He said the United States supports African-led solutions, noting U.S. support for African Union peacekeeping in Somalia and efforts against the rebel Lord’s Resistance Army in central Africa.
“From Mali to Mogadishu, senseless terrorism all too often perverts the meaning of Islam one of the world’s great religions and takes the lives of countless innocent Africans. From Congo to Sudan, conflicts fester robbing men and women and children of the lives they deserve. In too many countries the actions of thugs, and warlords and drug cartels and human traffickers hold back the promise of Africa, enslaving others for their own purposes,” he said.
He said America makes no apology for helping African efforts to end conflict and stand up for human dignity.
Earlier, Obama joined retired Archbishop Desmond Tutu at a youth center named after him for AIDS prevention.
“Your success is our success. Your failure, whether you like it or not, is our failure. And so we want to assure you that we pray for you to be a great success. We want you to be known as having brought peace to the world,” said Tutu.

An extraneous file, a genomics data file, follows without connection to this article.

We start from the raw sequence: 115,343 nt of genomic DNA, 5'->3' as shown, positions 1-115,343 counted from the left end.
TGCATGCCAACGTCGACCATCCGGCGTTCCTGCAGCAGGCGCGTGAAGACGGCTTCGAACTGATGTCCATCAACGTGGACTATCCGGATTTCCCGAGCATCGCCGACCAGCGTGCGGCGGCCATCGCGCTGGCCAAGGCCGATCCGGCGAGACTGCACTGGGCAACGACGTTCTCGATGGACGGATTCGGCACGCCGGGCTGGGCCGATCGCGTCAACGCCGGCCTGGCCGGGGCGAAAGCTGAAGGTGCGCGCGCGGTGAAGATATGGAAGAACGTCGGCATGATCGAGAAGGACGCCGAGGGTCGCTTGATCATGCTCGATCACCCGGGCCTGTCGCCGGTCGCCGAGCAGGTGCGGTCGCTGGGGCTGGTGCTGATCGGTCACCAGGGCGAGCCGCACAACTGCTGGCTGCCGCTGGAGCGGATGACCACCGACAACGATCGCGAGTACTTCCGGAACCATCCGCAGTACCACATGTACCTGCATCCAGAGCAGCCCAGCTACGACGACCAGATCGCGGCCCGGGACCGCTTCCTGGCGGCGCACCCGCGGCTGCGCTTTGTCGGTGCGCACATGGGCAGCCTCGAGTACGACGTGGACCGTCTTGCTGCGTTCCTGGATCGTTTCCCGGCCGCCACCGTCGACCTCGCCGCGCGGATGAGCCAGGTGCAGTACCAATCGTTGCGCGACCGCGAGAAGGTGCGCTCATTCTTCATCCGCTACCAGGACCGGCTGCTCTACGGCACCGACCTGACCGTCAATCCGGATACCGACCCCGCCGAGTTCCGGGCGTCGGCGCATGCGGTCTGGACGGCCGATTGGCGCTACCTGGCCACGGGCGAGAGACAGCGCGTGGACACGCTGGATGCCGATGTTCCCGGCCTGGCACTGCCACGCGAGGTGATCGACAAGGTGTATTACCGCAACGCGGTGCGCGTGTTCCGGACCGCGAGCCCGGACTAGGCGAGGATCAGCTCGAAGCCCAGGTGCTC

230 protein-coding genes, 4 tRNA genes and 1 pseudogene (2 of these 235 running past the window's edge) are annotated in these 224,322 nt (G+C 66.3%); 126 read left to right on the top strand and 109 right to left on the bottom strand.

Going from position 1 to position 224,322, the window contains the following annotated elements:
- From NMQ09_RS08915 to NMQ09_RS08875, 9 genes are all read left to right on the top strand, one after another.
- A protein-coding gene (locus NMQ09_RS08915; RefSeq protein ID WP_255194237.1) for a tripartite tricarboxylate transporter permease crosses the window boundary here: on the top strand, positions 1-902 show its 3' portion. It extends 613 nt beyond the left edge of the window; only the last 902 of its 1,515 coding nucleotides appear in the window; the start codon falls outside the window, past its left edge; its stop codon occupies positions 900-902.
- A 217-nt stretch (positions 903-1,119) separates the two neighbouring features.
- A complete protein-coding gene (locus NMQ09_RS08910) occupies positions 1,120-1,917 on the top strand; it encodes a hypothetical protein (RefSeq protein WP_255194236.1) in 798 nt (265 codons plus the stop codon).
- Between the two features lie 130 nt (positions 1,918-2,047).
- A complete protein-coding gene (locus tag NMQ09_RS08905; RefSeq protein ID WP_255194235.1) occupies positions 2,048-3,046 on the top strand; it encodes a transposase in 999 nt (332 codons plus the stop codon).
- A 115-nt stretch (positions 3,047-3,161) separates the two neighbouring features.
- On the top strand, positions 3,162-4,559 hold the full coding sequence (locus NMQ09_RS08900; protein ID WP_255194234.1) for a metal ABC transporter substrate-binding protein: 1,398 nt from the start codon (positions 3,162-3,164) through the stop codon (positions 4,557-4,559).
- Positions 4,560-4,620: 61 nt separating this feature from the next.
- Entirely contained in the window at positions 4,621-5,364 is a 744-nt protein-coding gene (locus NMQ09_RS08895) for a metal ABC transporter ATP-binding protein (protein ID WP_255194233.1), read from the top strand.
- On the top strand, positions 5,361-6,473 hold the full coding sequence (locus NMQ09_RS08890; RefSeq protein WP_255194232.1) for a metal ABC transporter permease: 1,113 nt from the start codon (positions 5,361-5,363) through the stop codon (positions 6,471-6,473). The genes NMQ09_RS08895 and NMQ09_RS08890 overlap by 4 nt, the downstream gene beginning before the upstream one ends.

President Obama and his family depart early Monday for Tanzania, the final stop on his three-nation Africa tour.
Watch: President Obama delivers the central speech of his three nation Africa tour (VOA News)
After Obama Trip, Africa’s Vast Potential Touted on Capitol Hill (VOA)
Tadias Interview: Ambassador David Shinn on Obama’s Africa Trip
Ethiopia: Children TV Host Speaks at African First Ladies Summit in Tanzania (TADIAS)
Obama Africa Trip Highlights Senegal, South Africa and Tanzania (TADIAS)